Two women sit at the edge of the field of United States flags displayed by the Massachusetts Military Heroes Fund on the Boston Common in Massachusetts, May 24, 2014. Reuters/Brian Snyder

Headstones were cracked in half by vandals at a southeastern Michigan cemetery famous for being the original burial site of a Revolutionary War soldier and his family, reported the Associated Press Tuesday. The news of the damage comes on the heels of the Memorial Day holiday, which honors those who died in service of the United States.

Ron Klingel, groundskeeper at the Vreeland cemetery in Flat Rock, a town about 30 miles south of Detroit, called the incident a "terrible shame." The cemetery was opened by Michael Vreeland, who served in the Revolutionary War and founded the town of Flat Rock. He was buried at the cemetery, but his remains were later moved. The plots at the small location were reserved for relatives of Vreeland.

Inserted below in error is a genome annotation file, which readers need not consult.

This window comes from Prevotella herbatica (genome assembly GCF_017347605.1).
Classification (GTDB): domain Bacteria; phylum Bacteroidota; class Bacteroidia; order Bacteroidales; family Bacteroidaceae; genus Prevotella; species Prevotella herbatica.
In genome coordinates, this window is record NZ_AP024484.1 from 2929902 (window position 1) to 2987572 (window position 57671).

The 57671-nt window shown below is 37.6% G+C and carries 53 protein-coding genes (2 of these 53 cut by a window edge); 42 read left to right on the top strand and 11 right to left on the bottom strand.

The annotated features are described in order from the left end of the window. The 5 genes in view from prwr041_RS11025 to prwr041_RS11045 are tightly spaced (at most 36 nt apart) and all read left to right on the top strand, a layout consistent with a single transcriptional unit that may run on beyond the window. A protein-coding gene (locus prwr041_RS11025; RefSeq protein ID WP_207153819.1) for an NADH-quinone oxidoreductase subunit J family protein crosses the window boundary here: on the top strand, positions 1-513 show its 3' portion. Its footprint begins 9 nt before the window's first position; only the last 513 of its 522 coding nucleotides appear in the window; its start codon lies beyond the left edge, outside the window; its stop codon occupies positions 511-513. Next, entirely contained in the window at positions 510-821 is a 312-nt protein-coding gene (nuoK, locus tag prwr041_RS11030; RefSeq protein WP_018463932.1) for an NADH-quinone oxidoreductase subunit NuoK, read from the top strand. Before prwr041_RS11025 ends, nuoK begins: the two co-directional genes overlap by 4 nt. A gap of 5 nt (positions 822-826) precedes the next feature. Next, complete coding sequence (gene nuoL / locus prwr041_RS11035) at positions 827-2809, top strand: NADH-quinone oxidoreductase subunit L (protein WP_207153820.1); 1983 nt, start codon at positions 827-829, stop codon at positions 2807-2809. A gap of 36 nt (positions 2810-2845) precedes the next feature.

The vandals struck more than a dozen tombstones that dated back to the early and mid-1800s, according to the Detroit Free Press. Flat Rock Police Lt. Kevin Murphy told the paper that no arrests had been made, and the motive for the destruction of some 14 gravestones was unclear. Some of the damaged plots did belong to veterans, but authorities didn't believe that was a motive.

"It was indiscriminate," Murphy said to the Free Press about the damage at the cemetery. "I don't think it was directed at veterans, from what we gather so far."

The Flat Rock Historical Society reported on its Facebook page that the cemetery had undergone extensive restoration in 2014 with aid from the city, but now "all of the stones that had been meticulously repaired a few years ago are again in pieces." It urged anyone with information to call police.

The Michigan cemetery was not the only historical U.S. site with military ties to be damaged around Memorial Day weekend. Authorities believe looters were to blame for damage done last week to Petersburg National Battlefield, just south of Richmond, Virginia. The battlefield was the site of a long Civil War siege, and looters apparently dug up portions of it in search of relics they could sell.